Thursday 4th June 2020
Figures for 3rd June
UK COVID Deaths 359 / Total 39,728
James Cook Hospital – Total COVID deaths – 238
All COVID cases within South Tees Hospitals Trust – 26
James Cook Critical Care COVID cases – 3 / 1 ventilated
James Cook Critical Care non-COVID cases – 41 / 20 ventilated
The numbers of COVID patients both within Critical Care and the hospital as a whole have fallen a little over the past couple of days, so I thought I’d try and keep the good news theme going whilst I can and update you on my friend Gary’s progress.
Gary contracted COVID-19 at the end of March. He developed COVID pneumonitis and needed ventilating in an Intensive Care Unit in a London hospital for six weeks. Despite being horribly unwell, even by Intensive Care standards, he has survived and was discharged to the ward three weeks ago.
I wrote last time about his swallowing problems. These have not improved significantly in the last fortnight and in order to avoid ongoing problems with nasal tube feeding, Gary underwent a Percutaneous Endoscopic Gastrostomy (PEG) a week ago. A PEG is a small procedure carried out using an endoscope in which a flexible feeding tube is placed through the abdominal wall directly into the stomach. This allows convenient feeding without the problems associated with a nasal feeding tube. The hope is that Gary’s swallowing will improve over the forthcoming months and the PEG tube can then be removed.
Gary underwent a brain MRI scan last week in order to rule out a small stroke as the cause of his swallowing problems. Fortunately, the scan was unremarkable but this does not rule out nerve damage that can have occurred locally in the areas close to the mouth and neck that could be contributing to his swallowing difficulty.
Gary’s voice continues to improve slowly. To further investigate his speech problems, a nasendoscopy test was performed the other day. This is where a thin endoscopic camera is inserted through the nose whilst awake in order to study the back of the mouth, neck and vocal cords. It revealed that one of his vocal cords wasn’t working properly. This is an uncommon but well-recognised complication of prolonged intubation with a breathing tube. Once again, natural recovery can take many months.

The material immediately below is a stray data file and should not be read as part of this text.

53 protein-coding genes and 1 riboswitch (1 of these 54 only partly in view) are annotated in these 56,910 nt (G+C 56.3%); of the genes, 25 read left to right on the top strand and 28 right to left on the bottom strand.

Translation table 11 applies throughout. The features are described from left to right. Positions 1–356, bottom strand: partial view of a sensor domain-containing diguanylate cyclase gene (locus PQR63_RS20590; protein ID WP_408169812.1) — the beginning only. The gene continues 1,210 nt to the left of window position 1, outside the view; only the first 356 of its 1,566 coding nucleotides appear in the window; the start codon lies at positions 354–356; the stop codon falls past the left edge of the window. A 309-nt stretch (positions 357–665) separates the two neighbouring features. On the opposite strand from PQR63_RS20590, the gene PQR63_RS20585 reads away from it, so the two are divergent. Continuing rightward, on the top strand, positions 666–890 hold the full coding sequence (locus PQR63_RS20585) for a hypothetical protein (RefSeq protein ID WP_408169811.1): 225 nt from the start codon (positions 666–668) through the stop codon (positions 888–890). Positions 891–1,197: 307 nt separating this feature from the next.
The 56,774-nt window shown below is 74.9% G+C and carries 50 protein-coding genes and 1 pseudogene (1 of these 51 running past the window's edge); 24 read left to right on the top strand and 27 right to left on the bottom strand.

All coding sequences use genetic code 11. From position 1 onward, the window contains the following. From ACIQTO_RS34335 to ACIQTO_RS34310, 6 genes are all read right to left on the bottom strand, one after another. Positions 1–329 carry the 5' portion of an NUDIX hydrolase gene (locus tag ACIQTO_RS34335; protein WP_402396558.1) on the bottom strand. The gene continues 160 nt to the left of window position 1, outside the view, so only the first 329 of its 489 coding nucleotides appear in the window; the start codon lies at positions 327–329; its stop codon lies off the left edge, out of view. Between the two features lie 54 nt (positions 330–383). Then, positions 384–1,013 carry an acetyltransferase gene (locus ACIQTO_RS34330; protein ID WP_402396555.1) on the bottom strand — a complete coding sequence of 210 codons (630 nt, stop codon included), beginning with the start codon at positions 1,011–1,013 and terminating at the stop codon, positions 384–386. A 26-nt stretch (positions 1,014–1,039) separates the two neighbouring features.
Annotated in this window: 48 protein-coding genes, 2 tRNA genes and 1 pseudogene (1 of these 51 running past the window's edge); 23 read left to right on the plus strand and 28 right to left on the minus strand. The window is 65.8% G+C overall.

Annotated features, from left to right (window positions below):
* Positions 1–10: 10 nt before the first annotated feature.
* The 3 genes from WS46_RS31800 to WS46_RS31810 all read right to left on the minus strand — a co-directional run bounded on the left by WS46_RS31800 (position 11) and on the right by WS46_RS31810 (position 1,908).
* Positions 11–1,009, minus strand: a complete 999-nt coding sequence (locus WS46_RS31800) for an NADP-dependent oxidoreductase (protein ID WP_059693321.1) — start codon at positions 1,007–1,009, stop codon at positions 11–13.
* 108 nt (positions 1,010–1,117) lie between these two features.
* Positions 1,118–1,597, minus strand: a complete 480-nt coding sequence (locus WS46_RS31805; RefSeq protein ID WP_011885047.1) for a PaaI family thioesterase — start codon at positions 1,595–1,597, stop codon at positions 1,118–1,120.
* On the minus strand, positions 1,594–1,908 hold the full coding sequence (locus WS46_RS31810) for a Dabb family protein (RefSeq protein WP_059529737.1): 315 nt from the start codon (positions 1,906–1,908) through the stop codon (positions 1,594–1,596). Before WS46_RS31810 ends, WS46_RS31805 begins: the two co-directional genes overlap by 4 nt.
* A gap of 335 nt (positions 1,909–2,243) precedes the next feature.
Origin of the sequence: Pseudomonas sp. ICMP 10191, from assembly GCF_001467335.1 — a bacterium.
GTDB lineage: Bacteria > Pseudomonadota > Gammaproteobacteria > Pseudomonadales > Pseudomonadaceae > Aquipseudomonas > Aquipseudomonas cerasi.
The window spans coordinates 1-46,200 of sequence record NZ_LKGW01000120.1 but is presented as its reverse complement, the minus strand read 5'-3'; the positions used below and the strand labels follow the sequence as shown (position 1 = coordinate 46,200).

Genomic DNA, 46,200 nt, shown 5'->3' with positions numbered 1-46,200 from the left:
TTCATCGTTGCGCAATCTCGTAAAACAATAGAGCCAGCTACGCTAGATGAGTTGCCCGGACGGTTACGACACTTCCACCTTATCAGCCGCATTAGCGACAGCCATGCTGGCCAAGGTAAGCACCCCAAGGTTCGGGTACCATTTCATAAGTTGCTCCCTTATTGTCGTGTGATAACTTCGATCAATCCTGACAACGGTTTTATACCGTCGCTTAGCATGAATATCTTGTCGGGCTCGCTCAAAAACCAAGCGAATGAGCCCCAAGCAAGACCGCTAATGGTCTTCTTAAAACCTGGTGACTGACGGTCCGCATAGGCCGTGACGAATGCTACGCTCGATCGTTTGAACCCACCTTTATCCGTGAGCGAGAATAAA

I wrote last time that Gary had also developed a foot-drop whilst in ICU. Once again, this is another complication that can follow a long ICU stay. Foot drop is usually part of a generalised nerve weakness called Critical Illness Polyneuropathy (CIP) that affects critically ill patients. He has undergone nerve conduction studies which have shown that as well as the CIP, he also has some locaised damage to one of the nerves in the leg responsible for controlling his foot. This too, will have to await improvement over time.
The nerve conduction tests could not be carried out at the hospital that Gary was in and he had to be transferred to another hospital nearby. This meant he had to be brought out on a trolley and loaded into an ambulance for the transfer. This gave an opportunity for his wife and daughter to briefly meet him outside the hospital. This was the first time they had seen each other in nearly two months.
I’m delighted to be able to report that a few days ago, Gary took his first steps. He was aided by his physiotherapist and he didn’t go far but this was, in his own words, ‘a major milestone’. This accomplishment had been made harder by problems with his blood pressure. When he has been standing, he has been experiencing low blood pressure, resulting in dizziness and a feeling that he’s going to faint. This is not helpful when you are already as weak as a kitten.
I joked that this was likely due to a lack of moral fibre on Gary’s part but, in reality, this may also be due to critical illness polyneuropathy. As well as affecting sensory and motor nerves, the nerves that control your autonomic nervous system can be affected. This part of your nervous system is responsible for controlling heart rate, blood pressure and blood flow to where it’s needed. In some patients, they have ongoing problems regulating such things resulting in low blood pressure when they stand up. Hopefully this should improve reasonably quickly.
There are plans to try to arrange transfer to a specialist rehabilitation hospital but this is more complicated than it should be. I have written before about how poor rehabilitation services are for ICU patients throughout the country.
I have been sent a video yesterday of Gary walking the length of the ward with only minor support from his physiotherapist. Talk about a picture being worth a thousand words - it was impressive to see how well he is doing. To my mind, it looks like he may not need to be in an acute hospital for very much longer. In fact, if community rehabilitation could be arranged, he may soon not need to remain in any hospital for long. Fingers crossed!